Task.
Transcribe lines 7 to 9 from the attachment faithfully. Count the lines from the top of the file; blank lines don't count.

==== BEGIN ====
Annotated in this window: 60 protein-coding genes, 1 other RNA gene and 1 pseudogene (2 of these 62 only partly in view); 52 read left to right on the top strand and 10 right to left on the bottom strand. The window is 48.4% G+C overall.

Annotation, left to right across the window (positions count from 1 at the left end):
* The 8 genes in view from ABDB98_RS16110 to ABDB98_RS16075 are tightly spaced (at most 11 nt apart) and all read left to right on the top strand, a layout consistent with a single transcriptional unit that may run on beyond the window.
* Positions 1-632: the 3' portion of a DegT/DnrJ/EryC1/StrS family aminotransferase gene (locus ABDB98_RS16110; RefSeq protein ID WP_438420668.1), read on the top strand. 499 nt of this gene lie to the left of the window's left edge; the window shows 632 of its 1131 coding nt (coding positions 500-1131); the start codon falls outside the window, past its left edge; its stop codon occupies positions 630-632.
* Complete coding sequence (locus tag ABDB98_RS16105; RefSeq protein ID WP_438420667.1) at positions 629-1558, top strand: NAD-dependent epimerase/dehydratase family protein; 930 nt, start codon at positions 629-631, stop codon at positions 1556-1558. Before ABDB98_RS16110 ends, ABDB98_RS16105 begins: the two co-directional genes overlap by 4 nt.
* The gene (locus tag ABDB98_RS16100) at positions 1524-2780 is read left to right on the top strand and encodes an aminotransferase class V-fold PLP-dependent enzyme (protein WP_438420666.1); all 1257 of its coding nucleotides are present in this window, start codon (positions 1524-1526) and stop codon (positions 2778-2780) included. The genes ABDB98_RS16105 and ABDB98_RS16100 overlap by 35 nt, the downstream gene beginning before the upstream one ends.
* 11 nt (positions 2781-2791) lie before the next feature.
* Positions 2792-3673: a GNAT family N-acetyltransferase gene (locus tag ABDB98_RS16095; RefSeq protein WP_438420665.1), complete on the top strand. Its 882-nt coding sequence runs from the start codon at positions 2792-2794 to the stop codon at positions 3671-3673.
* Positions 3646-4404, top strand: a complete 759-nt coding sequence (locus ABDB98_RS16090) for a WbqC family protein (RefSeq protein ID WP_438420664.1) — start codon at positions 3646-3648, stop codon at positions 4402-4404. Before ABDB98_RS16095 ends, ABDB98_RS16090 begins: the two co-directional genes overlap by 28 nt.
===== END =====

* 11 nt (positions 2781-2791) lie before the next feature.
* Positions 2792-3673: a GNAT family N-acetyltransferase gene (locus tag ABDB98_RS16095; RefSeq protein WP_438420665.1), complete on the top strand. Its 882-nt coding sequence runs from the start codon at positions 2792-2794 to the stop codon at positions 3671-3673.
* Positions 3646-4404, top strand: a complete 759-nt coding sequence (locus ABDB98_RS16090) for a WbqC family protein (RefSeq protein ID WP_438420664.1) — start codon at positions 3646-3648, stop codon at positions 4402-4404. Before ABDB98_RS16095 ends, ABDB98_RS16090 begins: the two co-directional genes overlap by 28 nt.